Summer may still be in full effect for a few more weeks, but at Stewardship Partners we are already thinking about rain. ‘Why??’ you ask. Because we know that all the dry days we’ve had mean that tire dust, car drips, and anything else that lands on our impervious urban surfaces (roads, parking lots, roofs… even lawns) will soon be washed into salmon streams across the region. That ‘first flush’ of polluted runoff (aka stormwater) often comes as coho salmon swim around at the mouths of their birth-streams waiting for rain to swell the streams and allow them to swim up and complete their incredible life cycles and start the next generation. If too much pollution is in the streams when they enter, instead of spawning, those fish will die with bellies full of eggs and milt, and future generations never get their chance.
As a friend of ours, we know you’ve probably heard this before. Protecting and restoring salmon and their streams is the reason we started planting riparian habitat buffers in 1999, and building rain gardens in 2008. Then we created the 12,000 Rain Garden Campaign for Puget Sound back in 2011, and now we are further sharpening our focus to address runoff from our shared highways and roadways, focusing on the worst first by placing rain garden boxes under elevated highways in the densest urban areas. The concept is called ‘Adopt-a-Downspout’ but in the SP office we affectionately refer to it as ‘box of rain.’ The pilot project has been in the works behind the scenes for more than 3 years as we built a partnership with Washington State Department of Transportation. And now we are launching the pilot phase of adopt-a-downspout under the I-5 Ship Canal Bridge in Seattle, one of the most heavily trafficked roads in the state, passing over a major salmon migration corridor. We will be refining the design of our boxes of rain and testing their overall effectiveness over the coming ‘rain year’ (starting October 1), and if the concept works as well as it is expected to, we will expand as quickly as possible to protect and restore the health of our urban streams for salmon, other wildlife and communities. Stay tuned over the coming months for updates as we kick the tires so-to-speak on this approach.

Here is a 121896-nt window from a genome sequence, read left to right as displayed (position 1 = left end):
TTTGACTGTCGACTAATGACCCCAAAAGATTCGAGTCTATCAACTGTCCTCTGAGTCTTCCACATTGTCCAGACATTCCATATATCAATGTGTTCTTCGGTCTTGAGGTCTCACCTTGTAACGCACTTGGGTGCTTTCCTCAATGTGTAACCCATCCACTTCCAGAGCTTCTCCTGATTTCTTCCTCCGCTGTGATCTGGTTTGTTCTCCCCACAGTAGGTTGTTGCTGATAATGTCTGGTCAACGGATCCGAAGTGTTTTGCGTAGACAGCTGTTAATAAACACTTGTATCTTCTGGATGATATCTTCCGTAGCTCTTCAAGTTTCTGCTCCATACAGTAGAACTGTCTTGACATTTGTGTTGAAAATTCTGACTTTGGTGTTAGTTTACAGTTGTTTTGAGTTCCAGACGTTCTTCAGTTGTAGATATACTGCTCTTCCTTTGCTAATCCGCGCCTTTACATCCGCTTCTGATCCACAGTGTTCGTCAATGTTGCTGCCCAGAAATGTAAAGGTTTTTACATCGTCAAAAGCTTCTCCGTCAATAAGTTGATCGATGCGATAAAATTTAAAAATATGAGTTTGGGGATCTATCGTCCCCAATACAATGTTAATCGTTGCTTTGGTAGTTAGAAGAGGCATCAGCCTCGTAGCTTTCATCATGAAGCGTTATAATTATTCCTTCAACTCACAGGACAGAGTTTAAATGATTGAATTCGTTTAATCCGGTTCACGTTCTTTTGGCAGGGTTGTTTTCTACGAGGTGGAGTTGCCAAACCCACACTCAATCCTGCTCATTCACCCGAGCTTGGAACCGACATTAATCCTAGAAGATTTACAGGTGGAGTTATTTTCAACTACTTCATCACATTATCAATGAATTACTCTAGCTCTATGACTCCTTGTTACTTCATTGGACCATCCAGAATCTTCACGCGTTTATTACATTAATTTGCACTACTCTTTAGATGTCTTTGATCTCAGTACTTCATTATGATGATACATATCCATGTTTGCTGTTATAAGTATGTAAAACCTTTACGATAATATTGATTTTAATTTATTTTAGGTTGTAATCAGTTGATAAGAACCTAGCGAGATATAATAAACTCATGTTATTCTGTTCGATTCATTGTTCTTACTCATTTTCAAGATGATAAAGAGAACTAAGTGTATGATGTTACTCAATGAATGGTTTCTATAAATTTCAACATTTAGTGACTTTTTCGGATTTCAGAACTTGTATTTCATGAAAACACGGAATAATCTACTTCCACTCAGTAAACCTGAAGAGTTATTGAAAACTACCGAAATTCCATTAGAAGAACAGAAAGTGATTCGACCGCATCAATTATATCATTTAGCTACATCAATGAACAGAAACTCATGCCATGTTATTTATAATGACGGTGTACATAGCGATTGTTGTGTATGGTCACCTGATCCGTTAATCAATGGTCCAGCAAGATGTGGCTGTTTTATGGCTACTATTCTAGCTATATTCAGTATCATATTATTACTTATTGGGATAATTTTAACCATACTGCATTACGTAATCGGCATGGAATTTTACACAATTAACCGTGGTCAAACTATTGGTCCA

As with everything we do, this project is moving forward because of amazing partners including but not limited to Julia Ebert, the Boeing Company, Snohomish Conservation District, UW Center for Urban Horticulture, WSDOT, Herrera Environmental, TNC, Site Story, Salmon-Safe and many others have all played or continue to play vital roles in this project.